sample relocation packages

If you are considering revising your current relocation program, or creating one for the first time, you’re probably wondering where to start. Just like building a house, you want to start with the foundation.

When building a relocation program, begin with the policy structure. Remember, you have a couple options to consider when creating your program. If you’re looking for assistance, our benchmarking studies have helped uncover some key trends in building the right policy structure.

Building or Revising Your Employee Relocation Policy

A common trend among companies offering relocation assistance is to provide different levels of benefits to their relocating employees. This allows for a company to be cost conscious and flexible.

The Tiered Approach

A set, tiered policy gives a company the ability to easily select which employee will receive which benefit package. Our research indicates an average of four tiers within any relocation policy. This allows for enough variation between each benefit package while not creating too much complexity between your levels of employees.

While a tiered policy gives the ability for a company to be selective regarding which benefits are offered and to whom, some benefits may be offered to all packages. For instance, a household goods move may be offered to all relocating employees, but only certain employees might receive a homesale benefit. You will need to consider which benefits make the most sense for your different levels of employees.

 

%

of surveyed companies use three tiers

%

of surveyed companies use four tiers

Building Tiers

There are several different factors companies use when creating a tiered policy. In fact, most companies use multiple factors. The most common factors we’ve identified in our studies include employee position level, homeowner versus renter status, new hire versus existing employee status, and budget.

The most frequently used factor to create policy tiers is the employee’s position or level within the company. Companies will most often offer richer benefits to C-level employees compared to middle managers, as the C-level role may be considered more integral to the employer. Cash allowances may be bigger, timeframes may not be as stringent, and the policy itself may become less constrictive overall for higher level tiers.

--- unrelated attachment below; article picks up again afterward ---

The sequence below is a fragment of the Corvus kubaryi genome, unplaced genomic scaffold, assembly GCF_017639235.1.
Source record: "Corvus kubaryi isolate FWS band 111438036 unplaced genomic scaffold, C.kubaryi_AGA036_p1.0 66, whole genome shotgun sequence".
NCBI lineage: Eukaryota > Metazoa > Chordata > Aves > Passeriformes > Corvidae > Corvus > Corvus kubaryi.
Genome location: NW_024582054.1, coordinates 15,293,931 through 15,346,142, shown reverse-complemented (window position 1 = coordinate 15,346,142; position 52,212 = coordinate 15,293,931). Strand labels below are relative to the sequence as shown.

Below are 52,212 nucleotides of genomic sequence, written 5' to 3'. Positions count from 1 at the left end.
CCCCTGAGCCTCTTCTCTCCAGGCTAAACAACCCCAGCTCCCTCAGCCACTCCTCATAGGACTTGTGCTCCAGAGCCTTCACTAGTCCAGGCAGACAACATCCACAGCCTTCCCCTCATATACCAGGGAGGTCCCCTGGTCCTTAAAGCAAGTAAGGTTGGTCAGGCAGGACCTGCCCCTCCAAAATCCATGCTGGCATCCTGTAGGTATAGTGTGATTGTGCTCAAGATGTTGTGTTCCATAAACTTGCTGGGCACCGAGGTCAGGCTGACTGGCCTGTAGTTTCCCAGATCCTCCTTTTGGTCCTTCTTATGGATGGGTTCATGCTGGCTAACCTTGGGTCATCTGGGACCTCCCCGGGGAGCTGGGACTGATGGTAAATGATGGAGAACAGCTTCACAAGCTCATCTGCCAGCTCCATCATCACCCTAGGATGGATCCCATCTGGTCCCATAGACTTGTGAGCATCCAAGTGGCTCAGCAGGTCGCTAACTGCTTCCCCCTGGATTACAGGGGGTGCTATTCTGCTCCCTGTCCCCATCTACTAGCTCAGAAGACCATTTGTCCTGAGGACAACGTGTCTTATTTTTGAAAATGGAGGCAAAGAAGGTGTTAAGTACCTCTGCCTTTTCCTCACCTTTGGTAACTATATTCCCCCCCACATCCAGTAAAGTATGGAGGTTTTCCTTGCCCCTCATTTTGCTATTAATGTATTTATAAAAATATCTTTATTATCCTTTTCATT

Homeowner versus renter status is another factor commonly used in creating a tiered policy. For example, a homeowner tier will likely be richer than a renter tier. Homeowners have more associated move costs in order to complete any home repairs and get their homes ready for market. Longer househunting might also be offered for homeowner tiers as more time is typically needed to purchase a home than rent.

The A La Carte Approach

An alternative approach to having a tiered policy is using an a la carte, or menu, policy. This can be ideal for companies that like to be extremely selective about which benefits are given on an individual basis.

Building A La Carte Benefits

The discretion used in deciding which benefits to offer can be based on the need for the employee to relocate, the distance in which the employee is moving, or simply based on budget.

The employees themselves can also be in charge of deciding which benefits they receive. The company may offer an employee a specific lump sum amount or use a “points” system. The employee can then determine, based on the dollars or points being received, which benefits he or she would like provided by the employer versus what the employee would like to manage on his or her own.

This type of policy is currently more “on trend” due to several factors, such as more employees electing to retain their homes in their departure location and therefore not having use for a formal homesale benefit.

Your company’s culture, talent development strategies, and much more need to be taken into consideration when you’re deciding how to develop your employee relocation policy. Offering too many benefits can prove costly to your organization while not offering enough can negatively impact your success in recruiting and retaining your employees. Take careful consideration when determining what structure fits your relocating employees’ needs best.

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